Nuristan


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Nuristan

(no͝orĭstăn`) [Persian,=land of light or the enlightened], region on the southern slopes of the Hindu Kush, NE Afghanistan, bordered on the E by Pakistan. Formerly called Kafiristan [land of the infidels], it is inhabited by an ethnically distinctive people (numbering about 60,000), who practiced animism until their forcible conversion to Islam in 1895–96. Inhabiting relatively isolated villages in deep, narrow mountain valleys, they grow wheat, barley, millet, peas, wine grapes, and other fruit and raise livestock (chiefly goats). A special artisan caste specializes in woodcarving, pottery making, weaving, and metalwork. The Nuristanis, divided into several tribes, speak Dardic dialects (often mutually unintelligible) belonging to a distinct branch of the Indo-European language family. Nuristan was the scene of some of the heaviest guerrilla fighting during the 1979–89 invasion and occupation of Afghanistan by Soviet forces.
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The following article is from The Great Soviet Encyclopedia (1979). It might be outdated or ideologically biased.

Nuristan

 

a high-mountain region in northeastern Afghanistan. Inhabited mainly by the Nuristanis. Until the end of the 19th century, the farming tribes of Nuristan successfully defended their freedom against aggressors (including Arabs, Tamerlane, Akbar, and Nadir Shah). In 1896, Nuristan was subjugated by the emir of Afghanistan, Abder-Rahman Khan. The inhabitants were converted to Islam.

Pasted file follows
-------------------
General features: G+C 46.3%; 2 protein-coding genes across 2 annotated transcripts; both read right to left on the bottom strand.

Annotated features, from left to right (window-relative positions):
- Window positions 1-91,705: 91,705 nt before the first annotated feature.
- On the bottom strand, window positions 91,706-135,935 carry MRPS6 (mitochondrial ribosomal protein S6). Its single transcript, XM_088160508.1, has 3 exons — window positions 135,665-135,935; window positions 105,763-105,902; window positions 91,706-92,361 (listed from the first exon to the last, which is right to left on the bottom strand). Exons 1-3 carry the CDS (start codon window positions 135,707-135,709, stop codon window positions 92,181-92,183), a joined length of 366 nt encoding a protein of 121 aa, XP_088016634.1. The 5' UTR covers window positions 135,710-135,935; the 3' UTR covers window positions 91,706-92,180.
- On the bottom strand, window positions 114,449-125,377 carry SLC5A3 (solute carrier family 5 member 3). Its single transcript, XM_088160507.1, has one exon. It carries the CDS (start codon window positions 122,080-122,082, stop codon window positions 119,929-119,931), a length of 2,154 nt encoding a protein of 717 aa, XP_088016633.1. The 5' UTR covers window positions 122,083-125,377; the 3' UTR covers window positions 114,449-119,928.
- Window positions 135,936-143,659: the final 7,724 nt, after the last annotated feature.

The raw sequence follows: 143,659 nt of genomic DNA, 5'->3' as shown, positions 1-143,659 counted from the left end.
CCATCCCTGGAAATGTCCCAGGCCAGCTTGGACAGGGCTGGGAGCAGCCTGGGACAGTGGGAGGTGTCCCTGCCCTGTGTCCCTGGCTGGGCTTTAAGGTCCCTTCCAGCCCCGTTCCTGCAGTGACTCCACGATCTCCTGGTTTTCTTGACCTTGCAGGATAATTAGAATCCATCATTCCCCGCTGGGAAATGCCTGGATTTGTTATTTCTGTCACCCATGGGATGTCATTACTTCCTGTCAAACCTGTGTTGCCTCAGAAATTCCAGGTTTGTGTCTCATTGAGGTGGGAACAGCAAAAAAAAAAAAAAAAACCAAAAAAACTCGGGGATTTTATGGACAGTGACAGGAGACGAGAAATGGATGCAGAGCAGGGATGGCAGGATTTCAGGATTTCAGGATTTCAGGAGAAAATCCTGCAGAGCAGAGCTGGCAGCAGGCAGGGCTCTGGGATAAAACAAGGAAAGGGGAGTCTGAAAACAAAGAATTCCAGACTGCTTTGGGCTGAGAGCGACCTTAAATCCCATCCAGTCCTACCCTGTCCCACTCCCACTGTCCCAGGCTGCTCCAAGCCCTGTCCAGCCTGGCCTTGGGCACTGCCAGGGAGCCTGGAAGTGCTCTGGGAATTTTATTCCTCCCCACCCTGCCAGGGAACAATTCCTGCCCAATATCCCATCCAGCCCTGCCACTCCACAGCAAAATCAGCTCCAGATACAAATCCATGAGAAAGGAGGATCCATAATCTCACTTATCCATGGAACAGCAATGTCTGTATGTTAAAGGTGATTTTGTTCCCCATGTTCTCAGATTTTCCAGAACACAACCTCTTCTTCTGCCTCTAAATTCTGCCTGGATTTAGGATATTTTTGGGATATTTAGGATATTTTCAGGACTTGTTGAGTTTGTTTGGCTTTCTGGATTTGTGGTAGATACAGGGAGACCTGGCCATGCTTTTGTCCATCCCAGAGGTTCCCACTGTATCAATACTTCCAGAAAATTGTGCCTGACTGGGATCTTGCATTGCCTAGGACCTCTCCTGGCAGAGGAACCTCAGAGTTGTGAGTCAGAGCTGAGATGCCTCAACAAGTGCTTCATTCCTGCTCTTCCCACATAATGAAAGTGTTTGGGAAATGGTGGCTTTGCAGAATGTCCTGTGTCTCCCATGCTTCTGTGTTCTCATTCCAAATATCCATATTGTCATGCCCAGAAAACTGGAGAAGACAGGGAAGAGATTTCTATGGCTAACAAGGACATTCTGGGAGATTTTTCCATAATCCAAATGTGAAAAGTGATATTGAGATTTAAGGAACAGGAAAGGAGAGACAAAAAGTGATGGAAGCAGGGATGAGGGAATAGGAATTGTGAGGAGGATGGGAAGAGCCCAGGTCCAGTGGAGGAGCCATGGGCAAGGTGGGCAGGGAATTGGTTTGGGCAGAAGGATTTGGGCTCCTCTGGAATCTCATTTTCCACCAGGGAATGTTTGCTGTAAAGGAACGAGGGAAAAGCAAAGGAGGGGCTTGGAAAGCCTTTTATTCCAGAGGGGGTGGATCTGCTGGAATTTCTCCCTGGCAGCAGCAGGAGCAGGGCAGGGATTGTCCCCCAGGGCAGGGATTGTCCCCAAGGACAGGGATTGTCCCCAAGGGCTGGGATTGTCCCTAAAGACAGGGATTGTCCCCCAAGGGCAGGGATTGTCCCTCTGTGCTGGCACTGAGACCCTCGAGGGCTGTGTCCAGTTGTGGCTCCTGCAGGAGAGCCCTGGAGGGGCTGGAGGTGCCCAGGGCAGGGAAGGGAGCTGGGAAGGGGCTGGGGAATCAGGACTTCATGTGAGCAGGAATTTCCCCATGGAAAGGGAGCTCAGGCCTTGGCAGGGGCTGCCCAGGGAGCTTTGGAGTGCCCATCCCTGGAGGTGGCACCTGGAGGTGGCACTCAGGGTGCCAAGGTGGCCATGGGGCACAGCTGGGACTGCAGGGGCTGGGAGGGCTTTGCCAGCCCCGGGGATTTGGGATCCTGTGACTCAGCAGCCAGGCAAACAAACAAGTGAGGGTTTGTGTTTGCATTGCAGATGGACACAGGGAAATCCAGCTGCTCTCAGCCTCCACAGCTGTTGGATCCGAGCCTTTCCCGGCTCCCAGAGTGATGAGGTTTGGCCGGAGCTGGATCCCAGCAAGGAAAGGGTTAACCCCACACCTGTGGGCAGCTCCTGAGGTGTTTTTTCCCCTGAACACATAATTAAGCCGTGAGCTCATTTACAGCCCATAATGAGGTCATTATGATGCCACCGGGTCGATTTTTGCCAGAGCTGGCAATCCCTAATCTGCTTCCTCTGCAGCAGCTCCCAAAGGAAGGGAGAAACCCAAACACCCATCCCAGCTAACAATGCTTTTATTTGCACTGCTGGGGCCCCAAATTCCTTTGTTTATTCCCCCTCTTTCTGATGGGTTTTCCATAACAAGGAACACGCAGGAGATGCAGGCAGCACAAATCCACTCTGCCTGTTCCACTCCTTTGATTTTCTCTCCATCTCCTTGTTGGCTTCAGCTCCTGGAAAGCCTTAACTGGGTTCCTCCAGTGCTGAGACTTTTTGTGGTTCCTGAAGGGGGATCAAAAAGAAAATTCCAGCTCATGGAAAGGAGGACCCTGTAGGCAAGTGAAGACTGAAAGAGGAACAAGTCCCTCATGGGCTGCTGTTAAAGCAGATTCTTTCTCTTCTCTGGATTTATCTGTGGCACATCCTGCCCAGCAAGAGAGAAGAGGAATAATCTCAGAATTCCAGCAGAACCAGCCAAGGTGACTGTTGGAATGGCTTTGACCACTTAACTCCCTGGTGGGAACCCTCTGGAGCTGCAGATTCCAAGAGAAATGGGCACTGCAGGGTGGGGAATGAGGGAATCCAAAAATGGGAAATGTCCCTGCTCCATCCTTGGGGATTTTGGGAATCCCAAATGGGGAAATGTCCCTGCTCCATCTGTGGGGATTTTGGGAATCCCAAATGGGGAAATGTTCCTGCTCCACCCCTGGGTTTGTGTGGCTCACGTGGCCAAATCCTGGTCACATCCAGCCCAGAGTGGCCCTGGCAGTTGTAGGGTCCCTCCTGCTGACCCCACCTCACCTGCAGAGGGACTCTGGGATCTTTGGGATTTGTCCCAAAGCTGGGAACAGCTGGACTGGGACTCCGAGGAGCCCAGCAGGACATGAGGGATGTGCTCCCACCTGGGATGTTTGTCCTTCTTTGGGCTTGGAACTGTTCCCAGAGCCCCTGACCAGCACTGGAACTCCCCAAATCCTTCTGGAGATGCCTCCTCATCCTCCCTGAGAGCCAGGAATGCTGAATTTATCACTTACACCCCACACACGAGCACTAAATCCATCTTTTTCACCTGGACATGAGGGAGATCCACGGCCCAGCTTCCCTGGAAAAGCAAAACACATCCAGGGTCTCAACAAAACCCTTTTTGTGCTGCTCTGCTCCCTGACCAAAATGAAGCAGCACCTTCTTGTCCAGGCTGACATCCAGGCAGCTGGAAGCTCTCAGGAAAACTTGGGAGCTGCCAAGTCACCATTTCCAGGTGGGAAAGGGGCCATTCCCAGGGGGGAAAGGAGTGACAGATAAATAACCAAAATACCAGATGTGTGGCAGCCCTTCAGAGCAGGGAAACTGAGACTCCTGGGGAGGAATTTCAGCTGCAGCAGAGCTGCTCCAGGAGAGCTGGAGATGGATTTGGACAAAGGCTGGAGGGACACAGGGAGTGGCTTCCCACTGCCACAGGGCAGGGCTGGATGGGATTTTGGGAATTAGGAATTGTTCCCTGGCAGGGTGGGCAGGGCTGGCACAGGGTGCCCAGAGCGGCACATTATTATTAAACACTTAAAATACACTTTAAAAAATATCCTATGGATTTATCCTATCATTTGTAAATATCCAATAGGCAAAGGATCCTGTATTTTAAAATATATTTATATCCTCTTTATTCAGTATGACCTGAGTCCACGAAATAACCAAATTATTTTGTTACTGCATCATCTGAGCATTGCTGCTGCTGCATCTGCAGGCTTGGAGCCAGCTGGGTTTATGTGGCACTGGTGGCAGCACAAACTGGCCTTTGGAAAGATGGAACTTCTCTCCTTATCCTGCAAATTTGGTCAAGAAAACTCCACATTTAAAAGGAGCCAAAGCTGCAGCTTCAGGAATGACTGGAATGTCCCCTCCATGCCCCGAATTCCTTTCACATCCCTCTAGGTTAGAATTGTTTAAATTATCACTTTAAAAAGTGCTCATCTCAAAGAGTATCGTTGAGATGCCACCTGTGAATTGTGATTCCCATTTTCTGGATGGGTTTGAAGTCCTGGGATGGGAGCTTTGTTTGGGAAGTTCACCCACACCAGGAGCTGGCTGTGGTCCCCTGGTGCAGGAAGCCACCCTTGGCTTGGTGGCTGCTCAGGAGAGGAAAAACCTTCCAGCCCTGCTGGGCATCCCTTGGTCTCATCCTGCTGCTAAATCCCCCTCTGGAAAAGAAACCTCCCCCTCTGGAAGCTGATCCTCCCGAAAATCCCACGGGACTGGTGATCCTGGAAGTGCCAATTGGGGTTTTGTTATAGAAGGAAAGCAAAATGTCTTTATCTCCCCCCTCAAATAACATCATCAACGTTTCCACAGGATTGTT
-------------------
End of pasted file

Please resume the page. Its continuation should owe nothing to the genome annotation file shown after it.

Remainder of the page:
The Great Soviet Encyclopedia, 3rd Edition (1970-1979). © 2010 The Gale Group, Inc. All rights reserved.

Nuristan

a region of E Afghanistan: consists mainly of high mountains (including part of the Hindu Kush), steep narrow valleys, and forests. Area: about 13 000 sq. km (5000 sq. miles)
Collins Discovery Encyclopedia, 1st edition © HarperCollins Publishers 2005
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Musician and composer Irgens-Moller presents this close study of the musical traditions of Nuristan, a mountainous region of Afghanistan, via the accounts and field recordings of Lennart Edelberg and Klaus Ferdinand, which they made during their 1953-1954 tour of the area.
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Taliban fighters in the remote eastern Afghan province of Nuristan have rejected calls to hold peace talks with the government.
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LAHORE, May 27 -- The Afghan police in the eastern Afghan province of Nuristan have called for help after hundreds of Taliban led by Swat Taliban leader Fazlullah engaged in fierce clashes with security forces in Afghanistan, the BBC reported on Wednesday.